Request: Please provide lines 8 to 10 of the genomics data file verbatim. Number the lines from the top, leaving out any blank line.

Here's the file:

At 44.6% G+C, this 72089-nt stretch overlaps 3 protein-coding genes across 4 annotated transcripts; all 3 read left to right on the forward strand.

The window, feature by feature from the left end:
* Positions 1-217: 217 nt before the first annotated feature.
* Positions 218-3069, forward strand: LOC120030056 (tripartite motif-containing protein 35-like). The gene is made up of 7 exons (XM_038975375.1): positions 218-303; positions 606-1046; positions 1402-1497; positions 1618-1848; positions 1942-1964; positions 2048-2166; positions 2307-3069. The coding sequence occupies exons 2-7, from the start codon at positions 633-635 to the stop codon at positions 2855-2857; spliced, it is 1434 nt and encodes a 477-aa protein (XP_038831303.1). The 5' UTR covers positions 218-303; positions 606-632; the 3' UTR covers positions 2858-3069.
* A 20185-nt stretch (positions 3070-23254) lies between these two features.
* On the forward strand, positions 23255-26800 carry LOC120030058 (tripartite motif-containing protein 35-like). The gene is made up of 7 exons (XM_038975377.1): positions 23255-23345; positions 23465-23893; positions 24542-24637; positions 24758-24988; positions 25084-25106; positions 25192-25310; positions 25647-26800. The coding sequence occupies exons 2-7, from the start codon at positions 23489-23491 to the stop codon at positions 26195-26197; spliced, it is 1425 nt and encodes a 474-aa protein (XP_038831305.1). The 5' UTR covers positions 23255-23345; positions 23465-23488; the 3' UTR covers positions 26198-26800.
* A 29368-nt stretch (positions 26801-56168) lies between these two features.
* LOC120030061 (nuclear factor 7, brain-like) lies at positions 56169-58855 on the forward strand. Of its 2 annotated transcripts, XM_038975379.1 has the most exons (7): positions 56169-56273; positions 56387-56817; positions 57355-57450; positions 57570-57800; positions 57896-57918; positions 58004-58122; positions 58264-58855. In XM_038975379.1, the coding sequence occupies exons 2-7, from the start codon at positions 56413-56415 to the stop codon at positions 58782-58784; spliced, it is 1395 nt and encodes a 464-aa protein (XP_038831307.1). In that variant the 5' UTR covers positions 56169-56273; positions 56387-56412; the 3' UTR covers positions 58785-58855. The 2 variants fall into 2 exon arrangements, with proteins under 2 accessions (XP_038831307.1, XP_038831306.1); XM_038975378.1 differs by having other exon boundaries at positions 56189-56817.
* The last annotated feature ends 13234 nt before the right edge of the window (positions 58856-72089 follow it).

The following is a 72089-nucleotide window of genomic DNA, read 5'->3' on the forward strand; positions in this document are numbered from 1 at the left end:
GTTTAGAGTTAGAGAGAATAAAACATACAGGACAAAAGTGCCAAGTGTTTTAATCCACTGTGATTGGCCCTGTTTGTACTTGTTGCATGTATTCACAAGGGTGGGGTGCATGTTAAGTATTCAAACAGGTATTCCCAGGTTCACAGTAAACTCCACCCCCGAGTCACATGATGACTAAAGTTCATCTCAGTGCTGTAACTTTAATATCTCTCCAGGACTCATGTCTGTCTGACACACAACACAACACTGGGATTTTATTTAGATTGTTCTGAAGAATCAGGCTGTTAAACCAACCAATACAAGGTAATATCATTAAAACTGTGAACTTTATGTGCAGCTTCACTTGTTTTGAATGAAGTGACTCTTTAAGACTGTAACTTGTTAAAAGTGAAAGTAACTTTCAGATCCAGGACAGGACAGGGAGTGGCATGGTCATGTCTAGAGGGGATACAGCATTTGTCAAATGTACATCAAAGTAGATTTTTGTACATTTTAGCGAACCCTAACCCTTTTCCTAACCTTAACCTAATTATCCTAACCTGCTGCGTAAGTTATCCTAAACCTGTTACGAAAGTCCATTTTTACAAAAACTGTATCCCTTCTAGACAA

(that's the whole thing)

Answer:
* LOC120030061 (nuclear factor 7, brain-like) lies at positions 56169-58855 on the forward strand. Of its 2 annotated transcripts, XM_038975379.1 has the most exons (7): positions 56169-56273; positions 56387-56817; positions 57355-57450; positions 57570-57800; positions 57896-57918; positions 58004-58122; positions 58264-58855. In XM_038975379.1, the coding sequence occupies exons 2-7, from the start codon at positions 56413-56415 to the stop codon at positions 58782-58784; spliced, it is 1395 nt and encodes a 464-aa protein (XP_038831307.1). In that variant the 5' UTR covers positions 56169-56273; positions 56387-56412; the 3' UTR covers positions 58785-58855. The 2 variants fall into 2 exon arrangements, with proteins under 2 accessions (XP_038831307.1, XP_038831306.1); XM_038975378.1 differs by having other exon boundaries at positions 56189-56817.
* The last annotated feature ends 13234 nt before the right edge of the window (positions 58856-72089 follow it).

The following is a 72089-nucleotide window of genomic DNA, read 5'->3' on the forward strand; positions in this document are numbered from 1 at the left end: